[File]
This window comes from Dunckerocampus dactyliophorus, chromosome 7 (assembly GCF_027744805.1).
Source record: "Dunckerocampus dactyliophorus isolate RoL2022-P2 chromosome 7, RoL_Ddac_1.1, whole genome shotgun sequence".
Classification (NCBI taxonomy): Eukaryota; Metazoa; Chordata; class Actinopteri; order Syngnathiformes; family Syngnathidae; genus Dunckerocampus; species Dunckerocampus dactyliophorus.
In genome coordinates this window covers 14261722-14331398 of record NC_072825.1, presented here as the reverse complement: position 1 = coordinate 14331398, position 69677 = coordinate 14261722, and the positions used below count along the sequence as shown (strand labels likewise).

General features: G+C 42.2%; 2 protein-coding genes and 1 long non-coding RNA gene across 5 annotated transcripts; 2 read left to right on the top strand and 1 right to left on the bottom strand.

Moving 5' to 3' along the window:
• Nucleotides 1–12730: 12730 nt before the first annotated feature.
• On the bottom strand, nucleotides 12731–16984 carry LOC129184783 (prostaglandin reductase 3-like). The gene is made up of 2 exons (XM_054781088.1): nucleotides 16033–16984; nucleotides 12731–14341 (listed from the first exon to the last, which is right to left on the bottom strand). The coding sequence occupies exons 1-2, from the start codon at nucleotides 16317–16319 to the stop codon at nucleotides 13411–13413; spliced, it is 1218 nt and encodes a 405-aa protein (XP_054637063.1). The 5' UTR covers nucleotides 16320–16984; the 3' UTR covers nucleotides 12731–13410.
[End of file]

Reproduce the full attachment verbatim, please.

This window comes from Dunckerocampus dactyliophorus, chromosome 7 (assembly GCF_027744805.1).
Source record: "Dunckerocampus dactyliophorus isolate RoL2022-P2 chromosome 7, RoL_Ddac_1.1, whole genome shotgun sequence".
Classification (NCBI taxonomy): Eukaryota; Metazoa; Chordata; class Actinopteri; order Syngnathiformes; family Syngnathidae; genus Dunckerocampus; species Dunckerocampus dactyliophorus.
In genome coordinates this window covers 14261722-14331398 of record NC_072825.1, presented here as the reverse complement: position 1 = coordinate 14331398, position 69677 = coordinate 14261722, and the positions used below count along the sequence as shown (strand labels likewise).

General features: G+C 42.2%; 2 protein-coding genes and 1 long non-coding RNA gene across 5 annotated transcripts; 2 read left to right on the top strand and 1 right to left on the bottom strand.

Moving 5' to 3' along the window:
• Nucleotides 1–12730: 12730 nt before the first annotated feature.
• On the bottom strand, nucleotides 12731–16984 carry LOC129184783 (prostaglandin reductase 3-like). The gene is made up of 2 exons (XM_054781088.1): nucleotides 16033–16984; nucleotides 12731–14341 (listed from the first exon to the last, which is right to left on the bottom strand). The coding sequence occupies exons 1-2, from the start codon at nucleotides 16317–16319 to the stop codon at nucleotides 13411–13413; spliced, it is 1218 nt and encodes a 405-aa protein (XP_054637063.1). The 5' UTR covers nucleotides 16320–16984; the 3' UTR covers nucleotides 12731–13410.